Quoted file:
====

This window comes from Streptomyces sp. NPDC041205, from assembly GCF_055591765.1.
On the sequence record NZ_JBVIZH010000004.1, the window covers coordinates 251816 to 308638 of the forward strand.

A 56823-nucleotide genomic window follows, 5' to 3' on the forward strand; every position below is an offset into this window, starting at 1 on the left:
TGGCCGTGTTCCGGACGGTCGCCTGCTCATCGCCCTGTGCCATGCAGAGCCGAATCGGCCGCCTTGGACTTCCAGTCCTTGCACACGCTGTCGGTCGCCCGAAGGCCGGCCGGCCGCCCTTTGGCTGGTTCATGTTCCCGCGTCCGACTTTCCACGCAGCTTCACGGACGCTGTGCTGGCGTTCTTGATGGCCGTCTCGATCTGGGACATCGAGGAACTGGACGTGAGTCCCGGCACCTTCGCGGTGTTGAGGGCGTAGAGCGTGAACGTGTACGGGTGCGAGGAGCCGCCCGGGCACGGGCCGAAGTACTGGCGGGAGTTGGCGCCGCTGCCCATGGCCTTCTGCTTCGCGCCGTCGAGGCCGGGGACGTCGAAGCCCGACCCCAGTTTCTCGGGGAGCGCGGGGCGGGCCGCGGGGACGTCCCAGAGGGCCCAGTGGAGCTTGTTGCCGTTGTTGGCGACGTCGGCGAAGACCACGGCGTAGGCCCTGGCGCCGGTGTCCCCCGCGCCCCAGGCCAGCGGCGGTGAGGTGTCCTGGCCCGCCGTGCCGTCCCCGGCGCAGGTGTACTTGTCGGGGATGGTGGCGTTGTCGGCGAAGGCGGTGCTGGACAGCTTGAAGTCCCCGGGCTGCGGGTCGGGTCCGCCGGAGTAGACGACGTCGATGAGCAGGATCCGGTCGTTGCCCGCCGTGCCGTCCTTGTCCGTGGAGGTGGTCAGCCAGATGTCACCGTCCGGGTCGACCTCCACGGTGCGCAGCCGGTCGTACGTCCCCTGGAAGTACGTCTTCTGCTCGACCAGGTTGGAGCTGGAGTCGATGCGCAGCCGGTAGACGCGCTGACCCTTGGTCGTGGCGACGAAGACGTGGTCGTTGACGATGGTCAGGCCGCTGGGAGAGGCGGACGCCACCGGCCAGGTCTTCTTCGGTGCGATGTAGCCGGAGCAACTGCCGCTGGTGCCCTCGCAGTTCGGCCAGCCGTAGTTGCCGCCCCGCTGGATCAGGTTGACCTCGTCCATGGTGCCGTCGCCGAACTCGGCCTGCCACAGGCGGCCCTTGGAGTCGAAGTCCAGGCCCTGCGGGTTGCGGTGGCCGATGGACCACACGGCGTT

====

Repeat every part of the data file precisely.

This window comes from Streptomyces sp. NPDC041205, from assembly GCF_055591765.1.
On the sequence record NZ_JBVIZH010000004.1, the window covers coordinates 251816 to 308638 of the forward strand.

A 56823-nucleotide genomic window follows, 5' to 3' on the forward strand; every position below is an offset into this window, starting at 1 on the left:
TGGCCGTGTTCCGGACGGTCGCCTGCTCATCGCCCTGTGCCATGCAGAGCCGAATCGGCCGCCTTGGACTTCCAGTCCTTGCACACGCTGTCGGTCGCCCGAAGGCCGGCCGGCCGCCCTTTGGCTGGTTCATGTTCCCGCGTCCGACTTTCCACGCAGCTTCACGGACGCTGTGCTGGCGTTCTTGATGGCCGTCTCGATCTGGGACATCGAGGAACTGGACGTGAGTCCCGGCACCTTCGCGGTGTTGAGGGCGTAGAGCGTGAACGTGTACGGGTGCGAGGAGCCGCCCGGGCACGGGCCGAAGTACTGGCGGGAGTTGGCGCCGCTGCCCATGGCCTTCTGCTTCGCGCCGTCGAGGCCGGGGACGTCGAAGCCCGACCCCAGTTTCTCGGGGAGCGCGGGGCGGGCCGCGGGGACGTCCCAGAGGGCCCAGTGGAGCTTGTTGCCGTTGTTGGCGACGTCGGCGAAGACCACGGCGTAGGCCCTGGCGCCGGTGTCCCCCGCGCCCCAGGCCAGCGGCGGTGAGGTGTCCTGGCCCGCCGTGCCGTCCCCGGCGCAGGTGTACTTGTCGGGGATGGTGGCGTTGTCGGCGAAGGCGGTGCTGGACAGCTTGAAGTCCCCGGGCTGCGGGTCGGGTCCGCCGGAGTAGACGACGTCGATGAGCAGGATCCGGTCGTTGCCCGCCGTGCCGTCCTTGTCCGTGGAGGTGGTCAGCCAGATGTCACCGTCCGGGTCGACCTCCACGGTGCGCAGCCGGTCGTACGTCCCCTGGAAGTACGTCTTCTGCTCGACCAGGTTGGAGCTGGAGTCGATGCGCAGCCGGTAGACGCGCTGACCCTTGGTCGTGGCGACGAAGACGTGGTCGTTGACGATGGTCAGGCCGCTGGGAGAGGCGGACGCCACCGGCCAGGTCTTCTTCGGTGCGATGTAGCCGGAGCAACTGCCGCTGGTGCCCTCGCAGTTCGGCCAGCCGTAGTTGCCGCCCCGCTGGATCAGGTTGACCTCGTCCATGGTGCCGTCGCCGAACTCGGCCTGCCACAGGCGGCCCTTGGAGTCGAAGTCCAGGCCCTGCGGGTTGCGGTGGCCGATGGACCACACGGCGTT